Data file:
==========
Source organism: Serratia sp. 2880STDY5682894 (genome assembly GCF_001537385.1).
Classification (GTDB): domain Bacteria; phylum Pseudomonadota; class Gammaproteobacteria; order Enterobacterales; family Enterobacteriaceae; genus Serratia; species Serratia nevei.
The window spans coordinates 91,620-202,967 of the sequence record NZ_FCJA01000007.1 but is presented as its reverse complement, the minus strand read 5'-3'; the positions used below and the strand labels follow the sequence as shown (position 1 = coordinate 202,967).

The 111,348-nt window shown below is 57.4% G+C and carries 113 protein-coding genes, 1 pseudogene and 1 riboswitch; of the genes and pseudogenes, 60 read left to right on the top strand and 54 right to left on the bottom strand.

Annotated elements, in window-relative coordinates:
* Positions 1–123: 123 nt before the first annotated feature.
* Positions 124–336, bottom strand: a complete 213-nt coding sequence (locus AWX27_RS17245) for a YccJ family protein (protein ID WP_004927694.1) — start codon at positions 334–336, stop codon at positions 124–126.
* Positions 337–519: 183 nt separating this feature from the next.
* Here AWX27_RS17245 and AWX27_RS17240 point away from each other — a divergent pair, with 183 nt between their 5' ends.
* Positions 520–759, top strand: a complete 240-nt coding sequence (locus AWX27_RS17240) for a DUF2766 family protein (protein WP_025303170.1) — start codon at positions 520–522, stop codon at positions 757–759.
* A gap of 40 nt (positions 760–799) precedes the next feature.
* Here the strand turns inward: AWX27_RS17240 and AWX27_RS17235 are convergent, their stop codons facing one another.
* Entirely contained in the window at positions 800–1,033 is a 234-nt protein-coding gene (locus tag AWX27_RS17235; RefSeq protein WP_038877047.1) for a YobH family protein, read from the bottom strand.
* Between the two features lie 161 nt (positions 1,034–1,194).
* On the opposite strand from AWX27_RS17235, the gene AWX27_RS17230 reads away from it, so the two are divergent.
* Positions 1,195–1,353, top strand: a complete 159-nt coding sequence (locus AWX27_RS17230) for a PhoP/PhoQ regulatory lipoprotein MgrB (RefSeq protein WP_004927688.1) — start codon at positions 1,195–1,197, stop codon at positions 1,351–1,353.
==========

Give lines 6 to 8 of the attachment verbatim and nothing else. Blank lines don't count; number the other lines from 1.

* Positions 1–123: 123 nt before the first annotated feature.
* Positions 124–336, bottom strand: a complete 213-nt coding sequence (locus AWX27_RS17245) for a YccJ family protein (protein ID WP_004927694.1) — start codon at positions 334–336, stop codon at positions 124–126.
* Positions 337–519: 183 nt separating this feature from the next.